Jayne Caflin Fonash, an independent college counselor based in Potomac Falls, Virginia, assumed the NACAC presidency last week at the association’s 75th National Conference in Louisville.
In her first speech as NACAC’s top elected leader, Fonash addressed the role the association would play in continuing to protect student rights and interests in the college admission process. Earlier in the day, NACAC’s Assembly voted to remove three provisions from the association’s Code of Ethics and Professional Practices (CEPP) that the US Department of Justice (DOJ) believes inhibit, to some extent, competition among colleges for students. The three provisions address offering exclusive incentives for Early Decision, recruiting first-year undergraduates who have committed elsewhere, and recruiting transfer students.
Prior to NACAC’s conference, the DOJ indicated that it was likely to seek a consent decree that would compel the association, under a court order, to delete the three provisions from its code of ethics.
“None of us expected to be taking on a review of the Code of Ethics and Professional Practices, or CEPP, so soon after its passage two years ago—and in response to a series of pointed questions from the federal government, no less. But that is where we are,” Calfin Fonash told those gathered at NACAC’s Annual Membership Meeting. “I hope that all of you will join me in a commitment to maintaining our ethical practices while abiding by that decree. And in response, our Admission Practices Committee will evolve into a group tasked with educating our profession and a range of external audiences about ethical practice, rather than playing an enforcement role, as has long been the case.”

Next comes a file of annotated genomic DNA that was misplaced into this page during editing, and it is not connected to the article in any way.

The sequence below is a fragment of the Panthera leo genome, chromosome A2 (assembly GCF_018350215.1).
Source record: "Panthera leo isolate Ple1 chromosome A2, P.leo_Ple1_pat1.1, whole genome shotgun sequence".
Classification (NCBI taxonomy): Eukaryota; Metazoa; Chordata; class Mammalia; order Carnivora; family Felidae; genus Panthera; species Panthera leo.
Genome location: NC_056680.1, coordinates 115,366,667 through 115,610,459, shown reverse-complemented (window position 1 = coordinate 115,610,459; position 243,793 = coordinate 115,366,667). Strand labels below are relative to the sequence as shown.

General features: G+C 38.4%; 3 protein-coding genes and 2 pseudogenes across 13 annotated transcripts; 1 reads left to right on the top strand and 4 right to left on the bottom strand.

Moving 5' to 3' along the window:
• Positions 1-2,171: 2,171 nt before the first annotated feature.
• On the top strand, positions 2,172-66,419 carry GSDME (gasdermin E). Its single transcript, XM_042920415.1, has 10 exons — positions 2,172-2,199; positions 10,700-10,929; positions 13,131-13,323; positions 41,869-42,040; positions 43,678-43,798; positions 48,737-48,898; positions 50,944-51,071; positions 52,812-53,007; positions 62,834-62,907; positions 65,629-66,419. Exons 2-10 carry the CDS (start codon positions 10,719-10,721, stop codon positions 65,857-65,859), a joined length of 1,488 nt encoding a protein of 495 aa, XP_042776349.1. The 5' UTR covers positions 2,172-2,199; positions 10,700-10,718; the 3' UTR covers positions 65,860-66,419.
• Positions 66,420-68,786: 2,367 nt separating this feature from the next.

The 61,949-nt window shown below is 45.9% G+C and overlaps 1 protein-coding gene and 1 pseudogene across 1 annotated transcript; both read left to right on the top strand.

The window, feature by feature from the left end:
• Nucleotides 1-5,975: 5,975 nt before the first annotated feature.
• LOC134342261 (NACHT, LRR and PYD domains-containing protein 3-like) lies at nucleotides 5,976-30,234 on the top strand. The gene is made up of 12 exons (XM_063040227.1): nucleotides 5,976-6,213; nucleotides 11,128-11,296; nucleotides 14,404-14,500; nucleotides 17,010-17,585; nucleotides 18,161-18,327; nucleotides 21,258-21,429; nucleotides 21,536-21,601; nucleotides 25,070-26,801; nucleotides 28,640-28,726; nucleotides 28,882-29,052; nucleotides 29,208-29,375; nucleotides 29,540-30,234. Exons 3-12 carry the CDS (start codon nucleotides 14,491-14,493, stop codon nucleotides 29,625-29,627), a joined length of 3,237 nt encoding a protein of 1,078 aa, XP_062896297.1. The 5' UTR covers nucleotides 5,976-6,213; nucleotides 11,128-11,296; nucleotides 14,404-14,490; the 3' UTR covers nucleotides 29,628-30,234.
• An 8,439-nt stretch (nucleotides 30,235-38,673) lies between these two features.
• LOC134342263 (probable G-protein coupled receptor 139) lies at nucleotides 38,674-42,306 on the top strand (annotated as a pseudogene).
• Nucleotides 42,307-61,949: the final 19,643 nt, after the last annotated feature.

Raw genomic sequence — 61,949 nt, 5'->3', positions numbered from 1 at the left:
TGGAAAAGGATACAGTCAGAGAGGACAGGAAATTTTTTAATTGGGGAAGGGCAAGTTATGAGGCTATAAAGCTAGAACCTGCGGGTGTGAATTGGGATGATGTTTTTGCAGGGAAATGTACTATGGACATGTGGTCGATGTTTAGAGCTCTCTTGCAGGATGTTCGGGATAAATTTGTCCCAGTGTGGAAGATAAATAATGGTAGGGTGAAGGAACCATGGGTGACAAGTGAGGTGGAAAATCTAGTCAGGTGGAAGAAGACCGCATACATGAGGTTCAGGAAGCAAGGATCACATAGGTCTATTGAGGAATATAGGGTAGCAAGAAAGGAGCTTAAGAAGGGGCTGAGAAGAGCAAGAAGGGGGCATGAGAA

Calfin Fonash, who has a background in mental health counseling, spent more than two decades working as a school counselor. She is a longtime member of both NACAC and the Potomac & Chesapeake Association for College Admission Counseling (PCACAC). She was PCACAC’s president in 2010-11 and served on NACAC’s Government Relations Committee from 2012 to 2015, earning the association’s Excellence in Government Relations Award in 2013.
One of Calfin Fonash’s first actions as president was to announce the formation of a new committee to explore the future of college admission and identify the changes necessary to ensure access for all students. She’ll also oversee ongoing efforts to re-envision the association’s governance system and manage the search for a new chief executive officer. Current CEO Joyce E. Smith is set to retire in 2020 after 22 years at the helm.
“Our commitment to protecting students throughout their transition to college will also remain a signature objective of NACAC—but there must be changes in how we make it happen,” Calfin Fonash said. “We will continue, I know, to share a belief that our profession is built on the pillars of trust, mutual respect, transparency, and honesty.”
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